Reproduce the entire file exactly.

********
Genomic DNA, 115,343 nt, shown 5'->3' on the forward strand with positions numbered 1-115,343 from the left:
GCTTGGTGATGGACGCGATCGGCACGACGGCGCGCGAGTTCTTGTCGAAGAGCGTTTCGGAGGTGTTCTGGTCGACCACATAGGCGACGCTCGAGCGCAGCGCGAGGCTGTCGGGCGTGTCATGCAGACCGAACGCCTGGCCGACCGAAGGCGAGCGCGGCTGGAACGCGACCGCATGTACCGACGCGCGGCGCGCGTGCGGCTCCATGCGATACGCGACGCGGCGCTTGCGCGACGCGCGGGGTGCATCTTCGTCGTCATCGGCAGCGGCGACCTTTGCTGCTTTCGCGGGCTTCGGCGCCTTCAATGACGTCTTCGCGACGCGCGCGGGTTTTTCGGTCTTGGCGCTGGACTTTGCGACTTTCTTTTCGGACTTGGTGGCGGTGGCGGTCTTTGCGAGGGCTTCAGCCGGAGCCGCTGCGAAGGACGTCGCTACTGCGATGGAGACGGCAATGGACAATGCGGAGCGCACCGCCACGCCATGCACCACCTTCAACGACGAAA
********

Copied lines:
Genomic DNA, 115,343 nt, shown 5'->3' on the forward strand with positions numbered 1-115,343 from the left:
GCTTGGTGATGGACGCGATCGGCACGACGGCGCGCGAGTTCTTGTCGAAGAGCGTTTCGGAGGTGTTCTGGTCGACCACATAGGCGACGCTCGAGCGCAGCGCGAGGCTGTCGGGCGTGTCATGCAGACCGAACGCCTGGCCGACCGAAGGCGAGCGCGGCTGGAACGCGACCGCATGTACCGACGCGCGGCGCGCGTGCGGCTCCATGCGATACGCGACGCGGCGCTTGCGCGACGCGCGGGGTGCATCTTCGTCGTCATCGGCAGCGGCGACCTTTGCTGCTTTCGCGGGCTTCGGCGCCTTCAATGACGTCTTCGCGACGCGCGCGGGTTTTTCGGTCTTGGCGCTGGACTTTGCGACTTTCTTTTCGGACTTGGTGGCGGTGGCGGTCTTTGCGAGGGCTTCAGCCGGAGCCGCTGCGAAGGACGTCGCTACTGCGATGGAGACGGCAATGGACAATGCGGAGCGCACCGCCACGCCATGCACCACCTTCAACGACGAAA